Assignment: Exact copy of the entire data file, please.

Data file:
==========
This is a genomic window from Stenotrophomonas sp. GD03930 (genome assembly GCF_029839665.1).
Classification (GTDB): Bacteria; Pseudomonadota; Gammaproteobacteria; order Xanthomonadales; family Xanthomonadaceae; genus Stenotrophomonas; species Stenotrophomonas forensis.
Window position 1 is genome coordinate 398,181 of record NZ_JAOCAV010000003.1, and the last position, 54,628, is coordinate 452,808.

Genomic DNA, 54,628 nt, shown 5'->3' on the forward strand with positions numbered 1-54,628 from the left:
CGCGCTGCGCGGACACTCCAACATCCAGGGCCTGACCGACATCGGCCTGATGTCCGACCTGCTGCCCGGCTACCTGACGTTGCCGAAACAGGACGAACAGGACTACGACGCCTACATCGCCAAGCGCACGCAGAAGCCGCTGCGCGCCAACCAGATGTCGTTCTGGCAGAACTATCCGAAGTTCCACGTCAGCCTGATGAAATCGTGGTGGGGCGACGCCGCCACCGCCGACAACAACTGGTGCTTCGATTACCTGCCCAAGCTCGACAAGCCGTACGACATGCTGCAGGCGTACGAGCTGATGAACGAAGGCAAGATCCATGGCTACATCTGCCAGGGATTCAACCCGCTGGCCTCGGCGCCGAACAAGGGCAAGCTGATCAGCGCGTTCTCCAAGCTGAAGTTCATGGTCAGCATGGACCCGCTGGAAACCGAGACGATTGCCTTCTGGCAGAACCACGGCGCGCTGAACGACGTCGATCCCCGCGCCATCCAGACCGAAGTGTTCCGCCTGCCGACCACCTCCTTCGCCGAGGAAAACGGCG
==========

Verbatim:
This is a genomic window from Stenotrophomonas sp. GD03930 (genome assembly GCF_029839665.1).
Classification (GTDB): Bacteria; Pseudomonadota; Gammaproteobacteria; order Xanthomonadales; family Xanthomonadaceae; genus Stenotrophomonas; species Stenotrophomonas forensis.
Window position 1 is genome coordinate 398,181 of record NZ_JAOCAV010000003.1, and the last position, 54,628, is coordinate 452,808.

Genomic DNA, 54,628 nt, shown 5'->3' on the forward strand with positions numbered 1-54,628 from the left:
CGCGCTGCGCGGACACTCCAACATCCAGGGCCTGACCGACATCGGCCTGATGTCCGACCTGCTGCCCGGCTACCTGACGTTGCCGAAACAGGACGAACAGGACTACGACGCCTACATCGCCAAGCGCACGCAGAAGCCGCTGCGCGCCAACCAGATGTCGTTCTGGCAGAACTATCCGAAGTTCCACGTCAGCCTGATGAAATCGTGGTGGGGCGACGCCGCCACCGCCGACAACAACTGGTGCTTCGATTACCTGCCCAAGCTCGACAAGCCGTACGACATGCTGCAGGCGTACGAGCTGATGAACGAAGGCAAGATCCATGGCTACATCTGCCAGGGATTCAACCCGCTGGCCTCGGCGCCGAACAAGGGCAAGCTGATCAGCGCGTTCTCCAAGCTGAAGTTCATGGTCAGCATGGACCCGCTGGAAACCGAGACGATTGCCTTCTGGCAGAACCACGGCGCGCTGAACGACGTCGATCCCCGCGCCATCCAGACCGAAGTGTTCCGCCTGCCGACCACCTCCTTCGCCGAGGAAAACGGCG